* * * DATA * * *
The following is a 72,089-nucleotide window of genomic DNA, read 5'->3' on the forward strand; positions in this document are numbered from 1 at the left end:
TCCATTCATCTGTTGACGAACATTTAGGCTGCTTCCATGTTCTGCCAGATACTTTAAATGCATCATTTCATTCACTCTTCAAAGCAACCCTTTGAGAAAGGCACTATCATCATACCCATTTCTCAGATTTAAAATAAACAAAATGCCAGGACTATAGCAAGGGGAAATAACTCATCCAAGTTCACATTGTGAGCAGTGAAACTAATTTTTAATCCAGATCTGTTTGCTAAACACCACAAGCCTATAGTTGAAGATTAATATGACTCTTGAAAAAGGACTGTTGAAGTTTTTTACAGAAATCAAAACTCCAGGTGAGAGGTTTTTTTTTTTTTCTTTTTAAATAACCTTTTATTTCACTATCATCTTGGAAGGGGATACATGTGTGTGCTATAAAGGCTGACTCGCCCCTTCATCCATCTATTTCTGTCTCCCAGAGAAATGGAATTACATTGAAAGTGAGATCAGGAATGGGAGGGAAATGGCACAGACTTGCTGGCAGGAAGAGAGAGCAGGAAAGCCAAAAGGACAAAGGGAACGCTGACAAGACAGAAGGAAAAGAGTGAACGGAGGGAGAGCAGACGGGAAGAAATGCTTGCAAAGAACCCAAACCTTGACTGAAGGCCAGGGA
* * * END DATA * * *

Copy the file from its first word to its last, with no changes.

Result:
The following is a 72,089-nucleotide window of genomic DNA, read 5'->3' on the forward strand; positions in this document are numbered from 1 at the left end:
TCCATTCATCTGTTGACGAACATTTAGGCTGCTTCCATGTTCTGCCAGATACTTTAAATGCATCATTTCATTCACTCTTCAAAGCAACCCTTTGAGAAAGGCACTATCATCATACCCATTTCTCAGATTTAAAATAAACAAAATGCCAGGACTATAGCAAGGGGAAATAACTCATCCAAGTTCACATTGTGAGCAGTGAAACTAATTTTTAATCCAGATCTGTTTGCTAAACACCACAAGCCTATAGTTGAAGATTAATATGACTCTTGAAAAAGGACTGTTGAAGTTTTTTACAGAAATCAAAACTCCAGGTGAGAGGTTTTTTTTTTTTTCTTTTTAAATAACCTTTTATTTCACTATCATCTTGGAAGGGGATACATGTGTGTGCTATAAAGGCTGACTCGCCCCTTCATCCATCTATTTCTGTCTCCCAGAGAAATGGAATTACATTGAAAGTGAGATCAGGAATGGGAGGGAAATGGCACAGACTTGCTGGCAGGAAGAGAGAGCAGGAAAGCCAAAAGGACAAAGGGAACGCTGACAAGACAGAAGGAAAAGAGTGAACGGAGGGAGAGCAGACGGGAAGAAATGCTTGCAAAGAACCCAAACCTTGACTGAAGGCCAGGGA